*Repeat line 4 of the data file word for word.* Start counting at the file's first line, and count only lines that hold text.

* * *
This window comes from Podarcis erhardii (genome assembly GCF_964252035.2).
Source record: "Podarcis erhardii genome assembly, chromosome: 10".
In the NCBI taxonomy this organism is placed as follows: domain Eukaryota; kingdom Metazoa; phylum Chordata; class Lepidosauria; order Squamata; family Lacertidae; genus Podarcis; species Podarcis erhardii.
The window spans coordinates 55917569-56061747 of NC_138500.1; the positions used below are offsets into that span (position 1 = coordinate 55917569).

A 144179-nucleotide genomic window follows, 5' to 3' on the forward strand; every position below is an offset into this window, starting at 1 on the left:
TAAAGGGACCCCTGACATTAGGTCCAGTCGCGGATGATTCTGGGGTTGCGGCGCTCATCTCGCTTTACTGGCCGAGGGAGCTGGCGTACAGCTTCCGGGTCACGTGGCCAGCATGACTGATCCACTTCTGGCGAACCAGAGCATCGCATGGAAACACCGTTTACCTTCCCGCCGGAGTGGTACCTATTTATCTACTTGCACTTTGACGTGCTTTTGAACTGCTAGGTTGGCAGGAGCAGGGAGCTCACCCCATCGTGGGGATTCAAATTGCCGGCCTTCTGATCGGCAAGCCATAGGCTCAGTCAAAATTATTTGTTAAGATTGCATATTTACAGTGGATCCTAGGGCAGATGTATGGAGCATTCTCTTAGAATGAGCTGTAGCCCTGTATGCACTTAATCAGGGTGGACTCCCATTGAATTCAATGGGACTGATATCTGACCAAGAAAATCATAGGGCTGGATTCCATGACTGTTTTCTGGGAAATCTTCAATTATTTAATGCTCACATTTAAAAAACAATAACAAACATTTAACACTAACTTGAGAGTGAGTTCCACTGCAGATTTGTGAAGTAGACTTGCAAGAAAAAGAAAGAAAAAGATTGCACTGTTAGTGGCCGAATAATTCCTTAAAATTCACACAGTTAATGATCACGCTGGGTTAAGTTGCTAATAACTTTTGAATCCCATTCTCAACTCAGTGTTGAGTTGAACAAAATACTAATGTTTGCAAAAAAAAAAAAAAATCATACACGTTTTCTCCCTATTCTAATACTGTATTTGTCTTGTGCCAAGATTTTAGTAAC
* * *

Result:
The window spans coordinates 55917569-56061747 of NC_138500.1; the positions used below are offsets into that span (position 1 = coordinate 55917569).